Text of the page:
Dodge Sprinter Brakes
I have 8,500.00 miles on my 2006 2500 Sprinter.After a few stops at stop signs closes together my brakes start a grinding noise like the brakes are metal to metal. I see no evidence of scoring on the rotors.
Does everyone experience this.
Does everyone experience this.
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It does not seem like a serious grind, but it can't be great for a vehicle to make sounds/vibrations like that...
How much literal damage to your Sprinter? Obviously a beer company has insurance or an office/owner you can get the repairs paid for by, but ouch... Thank goodness it was not the Post Office... it takes forever to get repairs paid for by a government-like entity.
KenB (crying with you)
Sprinter brakes to me seem to have soft pedal feel, easily feathered/modulated by driver input and feed-back from driving experience. I also have played with pedal ballistics (speed of pedal application) and can attest to the effectiveness of the brake boost that is supposed to happen when you get off the accelerator and onto the brakes quickly... it should provide stronger, faster, earlier braking.
easy braking seems a little soft, but should be effective as you press further/harder
rapid pedal movement should be more "boosted" and the feeling of being captured and slowed by a hook can be there. The pedal may also feel harder and/or more resitant to movement at a higher pedal position... but with the additional boost, it might not.
Do NOT accept poor braking under easy pedal pressure... that is NOT as designed. Insist on a ride with the technician/service writer. If all they do is rapid stops and rapid pedal movements, then they are using the enhanced boost mode and the test drive is not a good indicator of Sprinter braking performance.
I have the original front brake pads and rotors on my 06 sprinter. I have 28k on them. I had a dealer check my brakes and he told me I have about 2k left on the front pads and about 5k left on the rears. The front rotors have never been cut and the pads still have life and have not gone metal to metal, however, the dealer tells me I need new front rotors! I have never heard of this before. Is it possible to need new front rotors even if they have never been cut or the pads have never worn down to metal to metal? The dealer further states that if I choose not to replace the rotors but only the pads, that he can't guarantee that the brakes would not pulse and that they probably would not have the expected life. Am I being scammed. I hear the dealers get more training on scams then they do on vehicle maintenance!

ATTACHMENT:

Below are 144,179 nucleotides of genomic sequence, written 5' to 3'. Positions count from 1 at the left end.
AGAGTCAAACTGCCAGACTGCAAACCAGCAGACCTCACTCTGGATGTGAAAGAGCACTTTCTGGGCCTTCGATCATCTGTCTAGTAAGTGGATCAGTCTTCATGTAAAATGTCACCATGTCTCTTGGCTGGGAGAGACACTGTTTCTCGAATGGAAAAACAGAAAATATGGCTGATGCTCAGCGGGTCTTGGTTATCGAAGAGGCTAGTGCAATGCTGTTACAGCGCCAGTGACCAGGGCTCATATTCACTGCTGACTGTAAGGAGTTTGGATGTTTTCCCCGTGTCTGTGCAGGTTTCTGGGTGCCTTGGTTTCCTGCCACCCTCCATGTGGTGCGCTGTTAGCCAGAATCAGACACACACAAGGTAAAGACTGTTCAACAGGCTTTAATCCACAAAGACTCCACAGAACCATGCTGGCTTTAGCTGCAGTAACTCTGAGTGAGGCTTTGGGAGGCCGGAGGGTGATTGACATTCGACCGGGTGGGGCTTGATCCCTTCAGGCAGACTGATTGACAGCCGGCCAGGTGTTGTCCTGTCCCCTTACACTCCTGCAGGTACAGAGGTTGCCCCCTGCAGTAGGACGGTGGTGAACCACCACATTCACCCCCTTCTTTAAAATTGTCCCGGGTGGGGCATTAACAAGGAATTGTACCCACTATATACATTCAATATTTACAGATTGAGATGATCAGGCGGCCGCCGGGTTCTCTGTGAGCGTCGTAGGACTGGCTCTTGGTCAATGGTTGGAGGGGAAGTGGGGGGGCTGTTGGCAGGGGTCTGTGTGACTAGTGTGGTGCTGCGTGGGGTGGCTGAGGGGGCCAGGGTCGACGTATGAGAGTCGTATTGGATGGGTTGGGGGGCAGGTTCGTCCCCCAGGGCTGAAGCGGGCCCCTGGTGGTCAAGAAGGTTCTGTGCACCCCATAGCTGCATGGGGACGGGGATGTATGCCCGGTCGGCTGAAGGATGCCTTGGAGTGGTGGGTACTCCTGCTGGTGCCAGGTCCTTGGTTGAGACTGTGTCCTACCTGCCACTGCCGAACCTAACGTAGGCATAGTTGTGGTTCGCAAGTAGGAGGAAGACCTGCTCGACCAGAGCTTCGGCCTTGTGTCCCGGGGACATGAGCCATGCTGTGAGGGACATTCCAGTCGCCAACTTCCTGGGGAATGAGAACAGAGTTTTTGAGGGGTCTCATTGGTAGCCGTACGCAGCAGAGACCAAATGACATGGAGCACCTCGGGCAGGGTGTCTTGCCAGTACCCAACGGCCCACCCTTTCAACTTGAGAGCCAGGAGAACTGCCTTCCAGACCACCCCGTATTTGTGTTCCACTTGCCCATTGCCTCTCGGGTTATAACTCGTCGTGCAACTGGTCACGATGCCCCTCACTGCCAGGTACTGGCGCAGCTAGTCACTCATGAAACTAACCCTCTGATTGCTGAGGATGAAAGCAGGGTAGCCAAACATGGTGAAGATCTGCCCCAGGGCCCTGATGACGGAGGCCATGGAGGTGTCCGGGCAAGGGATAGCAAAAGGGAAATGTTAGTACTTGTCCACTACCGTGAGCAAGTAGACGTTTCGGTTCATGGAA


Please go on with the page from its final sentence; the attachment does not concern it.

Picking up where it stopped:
It is reported that the pads and rotors have a similar lifespan on some Mercedes products. Not surprised that they (Dodge) would recommend this as it is easy (and expensive)...
Also, you should know that the brake job should be very simple for you to do yourself if you are handy with wrenches... the rotors are not a part of the hub, so the hub stays intact/in-place and the pads and rotors are pretty simple to change out together...(no new sensor required if you have not worn down too far. If you are concerned about dealer prices, look into a change by Midas, Meineke, or similar and get estimates (this should be very easy apple-to-apples as you are asking for the same exact service at all places).
SHOULD YOU DO THE JOB, REMEMBER TO OBSERVE TORQUE SPECS ON ALL HUB/BRAKE FASTENERS... Also, at this low mileage/age, you don't yet need new brake fluid or even a flush unless something drastic has gone wrong. :shades: